* * *
    can it be that (introduces question expecting negative answer/further question); whether; (utrum... an = whether... or); or; either

    Latin-English dictionary > an

  • 9 ast

        ast    conj., older and poet. for at.
    * * *
    but, on the other hand/contrary; but yet; at least; in that event; if further

    Latin-English dictionary > ast

  • 10 con-texō

        con-texō xuī, xtus, ere,    to weave, entwine, join, bind: (ovium) villis contextis: haec directā materiā iniecta contexebantur, Cs.: simulacra, quorum contexta viminibus membra, etc., Cs. — To compose, construct, put together: trabibus contextus acernis equus, V. — Fig., to devise: crimen.—To recount, recite: longius hoc carmen, quote further: aliquos tanto cursu, ut, etc., fast enough, Iu.

    Latin-English dictionary > con-texō

  • 11 continuō

        continuō adv.    [continuus], immediatcly, forthwith, straightway, directly, without delay: mors continuo ipsam occupat, just afterwards, T.: Haud mora, continuo matris praecepta facessit, V.: Ut vel continuo patuit, H.: Egomet continuo mecum, I immediately said to myself, T.: spem continuo adulescens superavit, as soon as he grew up: continuo ut vidit.—By consequence, necessarily, of course: Continuo sic collige, quod, etc., draw the immediate inference, Iu.: non continuo, si... sum sicarius, it does not follow that: forsitan non continuo, sed certe, si, etc.: si malo careat, continuone fruitur summo bono?
    * * *
    I
    immediately, forthwith, at once, without delay/intermission; continuously; without further evidence/ado; (w/negative) necessarily, in consequence
    II
    continuare, continuavi, continuatus V TRANS
    make continuous (space/time); put in line, join (in succession), connect, unite; bridge (gap); extend/prolong/draw out/last/renew; keep on; do without pause; adjourn

    Latin-English dictionary > continuō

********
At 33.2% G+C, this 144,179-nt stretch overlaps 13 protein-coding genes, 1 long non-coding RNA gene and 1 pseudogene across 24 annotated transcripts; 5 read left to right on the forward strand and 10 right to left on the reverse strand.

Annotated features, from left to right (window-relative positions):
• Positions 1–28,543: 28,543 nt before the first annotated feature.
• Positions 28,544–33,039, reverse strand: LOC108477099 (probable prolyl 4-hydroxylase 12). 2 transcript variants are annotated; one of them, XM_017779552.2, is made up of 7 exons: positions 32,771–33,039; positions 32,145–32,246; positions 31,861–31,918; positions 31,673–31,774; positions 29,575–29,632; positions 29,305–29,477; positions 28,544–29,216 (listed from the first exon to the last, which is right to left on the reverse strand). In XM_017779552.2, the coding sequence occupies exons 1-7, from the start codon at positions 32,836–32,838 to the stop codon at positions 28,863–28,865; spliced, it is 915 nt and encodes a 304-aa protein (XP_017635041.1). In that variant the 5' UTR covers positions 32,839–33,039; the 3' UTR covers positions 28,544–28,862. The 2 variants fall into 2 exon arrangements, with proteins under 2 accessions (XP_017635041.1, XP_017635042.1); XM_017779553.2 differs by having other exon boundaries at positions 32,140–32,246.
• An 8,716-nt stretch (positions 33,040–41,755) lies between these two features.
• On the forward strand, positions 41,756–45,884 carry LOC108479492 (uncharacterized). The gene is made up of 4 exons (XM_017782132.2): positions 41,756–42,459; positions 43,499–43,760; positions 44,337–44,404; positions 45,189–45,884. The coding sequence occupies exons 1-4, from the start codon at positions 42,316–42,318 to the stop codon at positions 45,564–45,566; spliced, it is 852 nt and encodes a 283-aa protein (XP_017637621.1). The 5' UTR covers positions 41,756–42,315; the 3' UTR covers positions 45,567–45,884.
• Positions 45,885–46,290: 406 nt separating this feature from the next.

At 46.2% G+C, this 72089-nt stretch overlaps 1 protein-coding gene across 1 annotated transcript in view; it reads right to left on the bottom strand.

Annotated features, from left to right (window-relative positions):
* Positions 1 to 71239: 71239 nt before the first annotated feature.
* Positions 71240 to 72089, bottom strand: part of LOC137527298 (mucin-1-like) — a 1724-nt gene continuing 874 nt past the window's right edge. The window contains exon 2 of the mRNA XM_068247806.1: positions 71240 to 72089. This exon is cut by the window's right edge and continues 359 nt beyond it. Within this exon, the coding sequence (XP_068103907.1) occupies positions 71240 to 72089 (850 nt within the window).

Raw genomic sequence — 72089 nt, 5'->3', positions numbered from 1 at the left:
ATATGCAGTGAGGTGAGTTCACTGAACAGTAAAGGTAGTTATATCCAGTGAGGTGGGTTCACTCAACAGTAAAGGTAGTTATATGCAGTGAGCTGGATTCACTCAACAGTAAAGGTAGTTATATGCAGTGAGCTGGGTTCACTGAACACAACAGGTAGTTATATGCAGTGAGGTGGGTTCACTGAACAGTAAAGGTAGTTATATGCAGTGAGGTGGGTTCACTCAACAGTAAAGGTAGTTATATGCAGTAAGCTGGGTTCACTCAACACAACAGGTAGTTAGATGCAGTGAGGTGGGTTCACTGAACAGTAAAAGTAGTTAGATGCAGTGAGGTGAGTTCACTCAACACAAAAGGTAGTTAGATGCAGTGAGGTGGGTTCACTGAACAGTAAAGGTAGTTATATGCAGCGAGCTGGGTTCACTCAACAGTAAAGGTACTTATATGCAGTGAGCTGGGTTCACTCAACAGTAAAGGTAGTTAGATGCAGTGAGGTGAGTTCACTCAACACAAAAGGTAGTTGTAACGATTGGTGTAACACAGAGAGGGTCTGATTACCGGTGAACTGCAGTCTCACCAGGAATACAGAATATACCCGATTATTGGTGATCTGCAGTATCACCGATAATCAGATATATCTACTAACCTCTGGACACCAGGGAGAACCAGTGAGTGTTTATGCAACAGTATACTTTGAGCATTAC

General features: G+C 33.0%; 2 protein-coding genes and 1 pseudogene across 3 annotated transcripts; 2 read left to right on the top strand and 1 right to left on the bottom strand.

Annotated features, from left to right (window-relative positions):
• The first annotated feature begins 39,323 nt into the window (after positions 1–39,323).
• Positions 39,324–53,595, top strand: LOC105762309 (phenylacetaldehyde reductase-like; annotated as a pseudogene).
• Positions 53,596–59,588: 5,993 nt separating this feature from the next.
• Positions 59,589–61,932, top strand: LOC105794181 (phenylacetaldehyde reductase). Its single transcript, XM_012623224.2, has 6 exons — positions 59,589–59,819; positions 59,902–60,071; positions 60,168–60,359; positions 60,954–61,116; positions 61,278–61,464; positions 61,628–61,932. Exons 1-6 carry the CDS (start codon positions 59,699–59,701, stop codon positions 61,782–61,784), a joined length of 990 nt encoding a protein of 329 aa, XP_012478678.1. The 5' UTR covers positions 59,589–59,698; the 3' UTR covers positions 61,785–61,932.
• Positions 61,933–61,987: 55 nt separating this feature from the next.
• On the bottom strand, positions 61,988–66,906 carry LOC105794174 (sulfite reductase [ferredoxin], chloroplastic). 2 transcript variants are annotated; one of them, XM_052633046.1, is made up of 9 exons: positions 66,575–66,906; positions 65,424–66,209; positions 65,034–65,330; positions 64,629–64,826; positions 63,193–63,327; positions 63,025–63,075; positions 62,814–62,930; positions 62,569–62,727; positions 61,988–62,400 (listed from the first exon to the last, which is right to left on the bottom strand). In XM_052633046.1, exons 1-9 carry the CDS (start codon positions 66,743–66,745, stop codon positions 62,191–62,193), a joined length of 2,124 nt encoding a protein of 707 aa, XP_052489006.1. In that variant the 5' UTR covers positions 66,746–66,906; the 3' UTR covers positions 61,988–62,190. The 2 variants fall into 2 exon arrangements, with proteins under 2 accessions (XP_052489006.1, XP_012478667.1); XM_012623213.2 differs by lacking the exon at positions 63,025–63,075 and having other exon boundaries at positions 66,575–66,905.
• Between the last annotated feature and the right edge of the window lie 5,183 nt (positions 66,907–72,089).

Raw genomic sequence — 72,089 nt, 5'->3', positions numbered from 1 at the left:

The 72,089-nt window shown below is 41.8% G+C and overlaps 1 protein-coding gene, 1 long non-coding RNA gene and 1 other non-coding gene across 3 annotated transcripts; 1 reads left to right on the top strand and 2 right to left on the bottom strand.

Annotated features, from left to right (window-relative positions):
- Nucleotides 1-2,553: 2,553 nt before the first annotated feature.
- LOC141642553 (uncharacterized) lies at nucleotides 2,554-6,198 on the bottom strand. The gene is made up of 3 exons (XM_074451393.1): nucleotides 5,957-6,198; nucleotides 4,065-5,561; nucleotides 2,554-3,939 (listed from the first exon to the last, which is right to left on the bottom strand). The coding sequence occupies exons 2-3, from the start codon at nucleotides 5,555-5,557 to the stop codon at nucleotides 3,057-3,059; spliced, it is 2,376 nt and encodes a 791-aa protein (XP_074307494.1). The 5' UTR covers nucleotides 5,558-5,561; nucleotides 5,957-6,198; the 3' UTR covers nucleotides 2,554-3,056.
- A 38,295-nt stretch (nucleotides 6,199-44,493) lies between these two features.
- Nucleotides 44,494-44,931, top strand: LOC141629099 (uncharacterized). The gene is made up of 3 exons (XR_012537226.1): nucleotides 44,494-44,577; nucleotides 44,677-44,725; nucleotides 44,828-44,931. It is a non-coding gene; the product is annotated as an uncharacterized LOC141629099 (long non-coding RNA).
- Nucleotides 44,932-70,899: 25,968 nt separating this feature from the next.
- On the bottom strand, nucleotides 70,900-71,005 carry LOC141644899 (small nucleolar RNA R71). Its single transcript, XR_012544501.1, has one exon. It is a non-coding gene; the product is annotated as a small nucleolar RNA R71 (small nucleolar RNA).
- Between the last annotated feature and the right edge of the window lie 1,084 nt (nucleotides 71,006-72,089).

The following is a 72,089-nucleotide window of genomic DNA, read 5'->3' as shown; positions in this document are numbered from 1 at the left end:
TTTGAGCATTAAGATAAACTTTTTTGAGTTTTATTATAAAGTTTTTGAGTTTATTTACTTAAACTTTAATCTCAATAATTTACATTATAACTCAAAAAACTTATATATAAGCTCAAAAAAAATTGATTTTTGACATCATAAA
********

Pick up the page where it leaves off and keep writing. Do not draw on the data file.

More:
• 12 continuō

        continuō āvī, ātus, āre    [continuus], to join, make continuous, connect, unite: (aër) mari continuatus est: aedificia moenibus. L.: Suionibus gentes continuantur, border upon, Ta.: domos, to erect in rows, S.: fundos in agro, to buy contiguous tracts: quae (atomi) aliae alias adprehendentes continuantur, combine: pontem, finish, Ta. — To make continuous, carry on uninterruptedly, extend, prolong, draw out, continue: die ac nocte continuato itinere, Cs.: diem noctemque itinere continuato, L.: magistratum, S.: alcui consulatum, L.: dapes, serve dish after dish, H.: (libertas) ad hoc tempus continuata permansit: paci confestim continuatur discordia domi, follow close upon, L.: damna damnis, Ta.—Of time, to pass, occupy: diem noctemque potando, Ta.
    * * *
    I
    immediately, forthwith, at once, without delay/intermission; continuously; without further evidence/ado; (w/negative) necessarily, in consequence
    II
    continuare, continuavi, continuatus V TRANS
    make continuous (space/time); put in line, join (in succession), connect, unite; bridge (gap); extend/prolong/draw out/last/renew; keep on; do without pause; adjourn

    Latin-English dictionary > continuō

  • 13 exigō

        exigō ēgī, āctus, ere    [ex + ago], to drive out, push forth, thrust out, take out, expel: reges ex civitate: hostem e campo, L.: post reges exactos: easdem (uxores), divorce, T.: suam (uxorem), turn out of the house: exigit Hebrus aquas, pours into the sea, O.: exactum ensem Fregit, by the thrust, O.: ensem per medium iuvenem, V.: (hasta) Cervice exacta est, passed through, O.— To drive away, hiss off (the stage): (fabulae) exigendae vobis, T. — To require, enforce, exact, demand, collect: ad pecunias exigendas legatos misimus: acerbissime pecuniae exigebantur: nomina sua: peditum numerum a civitatibus, Cs.: viam, demand the construction of: auspiciorum adhuc fides exigitur, further confirmation, Ta.— To export: agrorum fructūs, L.— To set right: ad perpendiculum columnas, set precisely upright.—Fig., to require, demand, claim, exact, insist: magis quam rogare: a teste veritatem: ius iurandum, L.: Has exegit gloria poenas, has cost, Iu.: de volnere poenas, O.: a violatoribus piacula, L.: ex te ut responderes: id ipsum, ut pereat, O.: a quoquam ne peieret, Iu.: in exigendo non acerbus.—Of time, to lead, spend, pass, complete, finish, close: cum maerore graviorem vitam, S.: exactā aetate mori, after a long life: hanc saepe exactā aetate usurpasse vocem, in old age, L.: per exactos annos, at the end of every year, H.: tribus exactis ubi quarta accesserit aestas, V.: spatiis exegit quattuor annum, O.— To conduct, superintend: aedīs privatas velut publicum opus, L.— To bring to an end, conclude, finish, complete: monumentum, H.: opus, O.: His demum exactis, V.— To determine, ascertain, find out: sociisque exacta referre, discoveries, V.: Non prius exactā ratione saporum, before he has ascertained, H.: non tamen exactum, quid agat, O.— To weigh, try, prove, measure, examine, adjust, estimate, consider: ad vestras leges, quae Lacedaemone fiunt, estimate by the standard of, etc., L.: cultu ad luxuriam exacto, directed, Cu.: ad caelestia ritūs humanos, O.— To consider, deliberate on, take counsel upon: tempus secum, V.: talia secum, O.: non satis exactum, quid agam.
    * * *
    exigere, exegi, exactus V
    drive out, expel; finish; examine, weigh